"Parkersburgh, Virginia!"

By: Bruce Layman
By: Bruce Layman

A couple of old envelopes can provide hours of fascinating research - and some insight into the Mid-Ohio Valley!

Every now and then, I come across on eBay and at estate sales old letters and post office cancellations that have a unique spelling of "Parkersburg."

In 1810, when the city was of Springfield was resurveyed, it received the new name of "Parkersburgh" - with an "h" on the end - in honor of Captain Alexander Parker. 

This spelling evidently stuck for a mighty long time, possibly because of the way our neighbor to the north, Pittsburgh," was spelled with an "h" on the end.  Even the U.S. Postal Service recognized this spelling as late as the 1890s, based on two letters I found several years ago on eBay.


This past weekend, I purchased at the monthly Hillbilly Barn auction in Veto, Ohio, two really interesting envelopes. Each is addressed to an attorney named Joseph Spencer, in "Parkersburgh, Virginia."  The "Virginia" reference, obviously, dates these envelopes back before June of 1863, when West Virginia was still part of the Commonwealth of Virginia.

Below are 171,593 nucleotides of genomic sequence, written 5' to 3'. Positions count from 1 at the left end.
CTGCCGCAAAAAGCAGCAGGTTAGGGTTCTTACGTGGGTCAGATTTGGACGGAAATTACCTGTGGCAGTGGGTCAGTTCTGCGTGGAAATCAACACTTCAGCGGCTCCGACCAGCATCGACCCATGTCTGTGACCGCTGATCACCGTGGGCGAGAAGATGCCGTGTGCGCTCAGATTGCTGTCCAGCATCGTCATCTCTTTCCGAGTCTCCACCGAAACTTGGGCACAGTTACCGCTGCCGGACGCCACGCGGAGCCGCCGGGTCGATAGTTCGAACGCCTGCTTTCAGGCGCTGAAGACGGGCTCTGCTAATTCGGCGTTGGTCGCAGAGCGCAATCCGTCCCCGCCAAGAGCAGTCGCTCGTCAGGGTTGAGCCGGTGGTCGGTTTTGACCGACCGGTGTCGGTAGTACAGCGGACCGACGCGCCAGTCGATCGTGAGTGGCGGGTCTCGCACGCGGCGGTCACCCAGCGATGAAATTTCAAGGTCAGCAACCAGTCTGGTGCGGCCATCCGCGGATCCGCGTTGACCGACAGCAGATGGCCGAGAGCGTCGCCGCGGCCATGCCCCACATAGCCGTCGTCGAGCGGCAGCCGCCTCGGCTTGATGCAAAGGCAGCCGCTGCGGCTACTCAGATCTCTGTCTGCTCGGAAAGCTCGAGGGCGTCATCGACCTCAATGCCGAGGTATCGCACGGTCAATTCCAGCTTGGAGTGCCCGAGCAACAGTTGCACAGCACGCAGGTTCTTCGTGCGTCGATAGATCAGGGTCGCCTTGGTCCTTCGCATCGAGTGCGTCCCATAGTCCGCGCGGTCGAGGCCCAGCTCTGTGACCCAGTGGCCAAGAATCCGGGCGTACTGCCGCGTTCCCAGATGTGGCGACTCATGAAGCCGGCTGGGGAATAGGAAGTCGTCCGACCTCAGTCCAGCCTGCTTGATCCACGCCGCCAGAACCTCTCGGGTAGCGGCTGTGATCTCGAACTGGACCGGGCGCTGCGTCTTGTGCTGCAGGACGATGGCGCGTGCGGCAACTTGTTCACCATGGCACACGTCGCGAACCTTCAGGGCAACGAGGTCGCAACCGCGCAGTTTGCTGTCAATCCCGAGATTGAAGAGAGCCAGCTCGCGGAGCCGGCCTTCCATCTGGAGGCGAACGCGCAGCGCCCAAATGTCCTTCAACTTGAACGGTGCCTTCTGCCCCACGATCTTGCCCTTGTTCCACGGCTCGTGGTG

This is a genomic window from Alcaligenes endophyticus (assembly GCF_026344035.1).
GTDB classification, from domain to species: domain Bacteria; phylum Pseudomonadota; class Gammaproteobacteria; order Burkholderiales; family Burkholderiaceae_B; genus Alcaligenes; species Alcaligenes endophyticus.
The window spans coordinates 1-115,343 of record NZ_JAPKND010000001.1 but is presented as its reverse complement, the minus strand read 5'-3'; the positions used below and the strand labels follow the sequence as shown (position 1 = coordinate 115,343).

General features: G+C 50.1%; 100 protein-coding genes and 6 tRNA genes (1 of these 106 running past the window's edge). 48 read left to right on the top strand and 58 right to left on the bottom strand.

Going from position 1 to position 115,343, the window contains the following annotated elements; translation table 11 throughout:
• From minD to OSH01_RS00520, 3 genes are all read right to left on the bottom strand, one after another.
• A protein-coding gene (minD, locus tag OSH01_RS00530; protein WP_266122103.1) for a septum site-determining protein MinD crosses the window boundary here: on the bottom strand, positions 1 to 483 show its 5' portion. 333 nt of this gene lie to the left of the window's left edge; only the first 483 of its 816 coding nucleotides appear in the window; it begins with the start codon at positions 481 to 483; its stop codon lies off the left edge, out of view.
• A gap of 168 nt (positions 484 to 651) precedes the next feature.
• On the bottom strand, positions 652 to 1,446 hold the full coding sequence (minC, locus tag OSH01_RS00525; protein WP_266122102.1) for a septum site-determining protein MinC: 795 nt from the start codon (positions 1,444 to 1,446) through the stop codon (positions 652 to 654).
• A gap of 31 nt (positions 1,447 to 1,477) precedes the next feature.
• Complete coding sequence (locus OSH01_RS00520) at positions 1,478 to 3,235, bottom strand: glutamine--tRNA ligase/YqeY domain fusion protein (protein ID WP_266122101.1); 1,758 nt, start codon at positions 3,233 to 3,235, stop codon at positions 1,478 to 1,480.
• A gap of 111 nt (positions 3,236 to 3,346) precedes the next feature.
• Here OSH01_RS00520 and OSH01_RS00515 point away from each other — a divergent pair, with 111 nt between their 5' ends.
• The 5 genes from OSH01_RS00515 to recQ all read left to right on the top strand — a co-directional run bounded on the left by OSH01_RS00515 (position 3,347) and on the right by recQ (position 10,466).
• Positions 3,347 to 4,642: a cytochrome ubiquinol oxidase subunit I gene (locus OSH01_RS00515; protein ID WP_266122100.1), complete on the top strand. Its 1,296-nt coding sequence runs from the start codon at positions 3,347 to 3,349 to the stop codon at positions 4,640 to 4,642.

But another almost overlooked tidbit dates one of these envelopes even further back.  Faintly written on the back of one of these envelopes was a rather uncommon lady's name - Susan Steenbergen.

Thank goodness for unusual names and the Internet!  A search of Susan Steenbergen and Joseph Spencer turned up documentation of a marriage between the two on October 4th, 1847 in Mason, Virginia (later West Virginia).

Further research into this Parkersburg attorney Joseph Spencer, who married at the age 26, led me to records of another, slighly older, "Dr. Joseph Spencer," also a Wood County resident.  This Dr. Spencer received a 5,000 acre settlement in return for his services during the Revolutionary War.  Rather than naming it after himself, he chose to name it "Vienna," in honor of a Revolutionary War battle that took place in Vienna, New Jersey. 

Could these Joseph Spencers be related?  A father and son, perhaps?  It's possible.  Unfortunately, the trail went cold on both of them after the 1850 census.  But a couple of old envelopes made for several hours of fascinating research.

Not a bad buy for $5 dollars!


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